With both entities present, except Councilman Billy Carden, Mayor Doug Murphree asked if the school board had any interest in locating its central office in the former Food World building on Main Avenue.
“Some of us have looked at the Food World building, and the idea was tossed around that if we could acquire that building and put an arts theater in there or something, and then the school board could put the central office in there,” Murphree said. “It was even discussed about SAFE having some facilities there, and I don’t know how far it’s gone. I don’t think we’ve gone far enough to get prices or anything like that.”
The BOE has budgeted $1 million to $2.5 million for a new central office after it was determined the existing Fourth Street office is in disrepair, BOE member Skip Smithwick said, adding that the board is looking at multiple locations and has considered Food World in the past.
“(The BOE) looked at this building in 2008 and had an engineering study done,” he said. “It pretty much tells all about it and what was wrong with it in 2008, and I think you’d find more wrong with it today than you did then.”
Smithwick said board members “would be (interested), but time is of the essence. I don’t know that we could wait two years to be in the facility.” Murphree said he didn’t think the city could commit a large sum of money to the project within the next year.
Board member Tracey Allen said she, Smithwick and Superintendent Renee Riggins recently met with a member of the Chamber of Commerce Commercial Retail Committee who pitched them the idea.
“We had questions about the time frame, because time is critical for us,” she said. “Also, how much money is the city willing to put in on this, how much would we put in, and we have the issue of, unless we own the part of the building where we are, we can’t pour money in that. We have to own it.”
“I’ve got an attorney general’s opinion that states that you can spend money on property you do not own,” City Council President Rocky Lucas said. “My thing is, we’re redoing high schools, we’ve redone elementary schools – you don’t own that. You don’t own the schools. The deeds are ready to be transferred, but the deeds are still in the city, and I didn’t know if y’all are aware of that or not.”
Smithwick asked CFO Lisa Dickerson if they were aware, and she said yes. She also confirmed the AG’s opinion does allow them to spend money on property they don’t own, but said it is not generally wise.
Lucas then asked about a projected school construction budget from 2010 that includes only $375,000 for central office repairs. Dickerson said prices for individual projects have changed since 2010, but the overall plan is expected to remain within it’s roughly $23 million budget.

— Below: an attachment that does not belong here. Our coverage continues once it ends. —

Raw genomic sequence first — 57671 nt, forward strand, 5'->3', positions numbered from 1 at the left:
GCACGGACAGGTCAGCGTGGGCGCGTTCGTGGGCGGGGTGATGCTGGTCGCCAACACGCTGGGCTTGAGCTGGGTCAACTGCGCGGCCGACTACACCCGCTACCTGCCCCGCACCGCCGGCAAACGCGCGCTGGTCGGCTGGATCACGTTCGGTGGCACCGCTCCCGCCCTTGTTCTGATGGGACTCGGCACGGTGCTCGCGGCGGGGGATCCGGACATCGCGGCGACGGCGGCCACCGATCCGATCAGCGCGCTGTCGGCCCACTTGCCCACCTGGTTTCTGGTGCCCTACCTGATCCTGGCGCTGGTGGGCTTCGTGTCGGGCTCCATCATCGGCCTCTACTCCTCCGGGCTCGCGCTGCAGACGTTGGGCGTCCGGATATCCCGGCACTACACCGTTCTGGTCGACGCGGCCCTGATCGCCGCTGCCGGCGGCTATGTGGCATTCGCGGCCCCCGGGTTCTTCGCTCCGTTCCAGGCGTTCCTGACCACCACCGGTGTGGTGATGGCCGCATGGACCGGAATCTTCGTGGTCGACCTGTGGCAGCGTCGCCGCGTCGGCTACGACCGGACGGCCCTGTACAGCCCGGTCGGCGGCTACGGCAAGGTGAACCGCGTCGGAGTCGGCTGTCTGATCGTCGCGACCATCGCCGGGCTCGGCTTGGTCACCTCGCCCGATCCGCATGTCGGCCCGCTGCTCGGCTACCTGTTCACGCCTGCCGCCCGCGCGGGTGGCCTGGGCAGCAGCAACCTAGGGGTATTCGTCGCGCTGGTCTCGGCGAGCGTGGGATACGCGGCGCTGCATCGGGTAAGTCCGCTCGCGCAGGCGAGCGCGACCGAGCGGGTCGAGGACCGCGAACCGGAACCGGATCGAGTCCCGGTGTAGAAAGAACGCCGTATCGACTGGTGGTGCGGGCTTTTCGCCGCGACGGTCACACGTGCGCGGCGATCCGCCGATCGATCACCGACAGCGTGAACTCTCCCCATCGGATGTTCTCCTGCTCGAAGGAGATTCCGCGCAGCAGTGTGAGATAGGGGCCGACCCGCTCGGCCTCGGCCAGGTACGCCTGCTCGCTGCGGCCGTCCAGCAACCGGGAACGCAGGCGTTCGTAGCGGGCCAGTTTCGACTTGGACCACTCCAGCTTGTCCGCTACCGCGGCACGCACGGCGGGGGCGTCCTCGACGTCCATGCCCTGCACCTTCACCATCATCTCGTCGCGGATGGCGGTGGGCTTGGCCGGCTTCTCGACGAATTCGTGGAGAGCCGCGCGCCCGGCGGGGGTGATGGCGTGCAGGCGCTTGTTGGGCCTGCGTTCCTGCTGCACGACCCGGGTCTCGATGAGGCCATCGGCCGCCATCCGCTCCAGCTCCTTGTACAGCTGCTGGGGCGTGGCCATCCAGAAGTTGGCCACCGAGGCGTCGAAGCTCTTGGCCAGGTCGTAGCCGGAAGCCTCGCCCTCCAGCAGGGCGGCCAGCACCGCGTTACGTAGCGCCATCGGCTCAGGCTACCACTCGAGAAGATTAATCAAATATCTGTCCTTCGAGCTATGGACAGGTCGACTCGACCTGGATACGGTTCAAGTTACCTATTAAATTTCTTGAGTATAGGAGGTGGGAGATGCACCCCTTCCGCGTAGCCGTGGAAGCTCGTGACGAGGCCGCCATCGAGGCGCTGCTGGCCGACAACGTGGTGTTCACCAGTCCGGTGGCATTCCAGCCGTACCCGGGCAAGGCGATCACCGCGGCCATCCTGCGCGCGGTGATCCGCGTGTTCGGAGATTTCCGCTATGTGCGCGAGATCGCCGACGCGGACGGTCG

“What I don’t want to see is the high school projects - projects that are going to benefit the teachers, students and faculty - not be completed because we overshot on a central office,” Lucas said. “That’s my biggest fear.”
“Mr. President, rest assured,” Smithwick said. “This is going to be an economical venture.”
Lucas then asked if it was safe to assume the Food World building is not a good fit. At this point, Allen interjected to say there had apparently been a miscommunication.
“When we sat down at the meeting (with the Chamber subcommittee), it was presented to us in a way that the council was ready to move on this, and that’s why we’re here, if you want to know the truth,” Allen said.
Chamber President Scott Hamlet then stood and said Chamber board members have been assessing possibilities for empty city buildings and approached this as an idea only. “I do apologize if you were misled,” he said. “I think our intentions were to get people to talk about that opportunity…If this is not a good fit for the BOE, by all means scratch it and move on to your next plan.”
Councilman Joe Hogan then moved the conversation to another topic.
“Since you’re all here and we’re all here, and that’s rare, how do you plan to address the immediate needs of (Legion Stadium) for safety issues? There are things that have to be done, and somebody has to pay for it,” he said.
BOE President Jennie McGhee said that discussion was not on the agenda.
“I’m not trying to cut you off or anything, but that wasn’t part of the agenda, and we need to come back later and address this,” she said. “We need to stay to what we had come here to discuss. I’m not trying to be ugly.”
Hogan asked that the topic be put on an upcoming agenda to move the discussion forward. Lucas concluded by saying the city would like a ‘yes’ or ‘no’ on the Food World property.
“We’ll let you all know something by (our next meeting) April 30,” McGhee said.
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